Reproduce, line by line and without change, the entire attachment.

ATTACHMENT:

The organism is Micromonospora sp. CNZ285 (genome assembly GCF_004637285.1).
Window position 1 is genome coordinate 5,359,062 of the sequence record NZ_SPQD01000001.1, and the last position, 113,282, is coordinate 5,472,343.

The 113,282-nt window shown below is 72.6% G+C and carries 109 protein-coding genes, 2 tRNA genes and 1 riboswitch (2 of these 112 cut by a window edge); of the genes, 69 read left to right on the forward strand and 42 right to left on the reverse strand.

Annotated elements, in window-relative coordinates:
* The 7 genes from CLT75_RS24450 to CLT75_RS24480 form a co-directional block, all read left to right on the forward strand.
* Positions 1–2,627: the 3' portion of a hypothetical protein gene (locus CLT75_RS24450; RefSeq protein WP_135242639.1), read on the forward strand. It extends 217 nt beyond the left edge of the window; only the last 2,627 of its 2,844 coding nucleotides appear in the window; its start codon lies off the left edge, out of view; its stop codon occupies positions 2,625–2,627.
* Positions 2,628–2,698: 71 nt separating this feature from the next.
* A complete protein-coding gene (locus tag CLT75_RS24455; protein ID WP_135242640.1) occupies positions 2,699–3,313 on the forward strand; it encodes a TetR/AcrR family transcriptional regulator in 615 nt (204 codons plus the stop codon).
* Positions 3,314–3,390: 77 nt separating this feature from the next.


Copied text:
The organism is Micromonospora sp. CNZ285 (genome assembly GCF_004637285.1).
Window position 1 is genome coordinate 5,359,062 of the sequence record NZ_SPQD01000001.1, and the last position, 113,282, is coordinate 5,472,343.

The 113,282-nt window shown below is 72.6% G+C and carries 109 protein-coding genes, 2 tRNA genes and 1 riboswitch (2 of these 112 cut by a window edge); of the genes, 69 read left to right on the forward strand and 42 right to left on the reverse strand.

Annotated elements, in window-relative coordinates:
* The 7 genes from CLT75_RS24450 to CLT75_RS24480 form a co-directional block, all read left to right on the forward strand.
* Positions 1–2,627: the 3' portion of a hypothetical protein gene (locus CLT75_RS24450; RefSeq protein WP_135242639.1), read on the forward strand. It extends 217 nt beyond the left edge of the window; only the last 2,627 of its 2,844 coding nucleotides appear in the window; its start codon lies off the left edge, out of view; its stop codon occupies positions 2,625–2,627.
* Positions 2,628–2,698: 71 nt separating this feature from the next.
* A complete protein-coding gene (locus tag CLT75_RS24455; protein ID WP_135242640.1) occupies positions 2,699–3,313 on the forward strand; it encodes a TetR/AcrR family transcriptional regulator in 615 nt (204 codons plus the stop codon).
* Positions 3,314–3,390: 77 nt separating this feature from the next.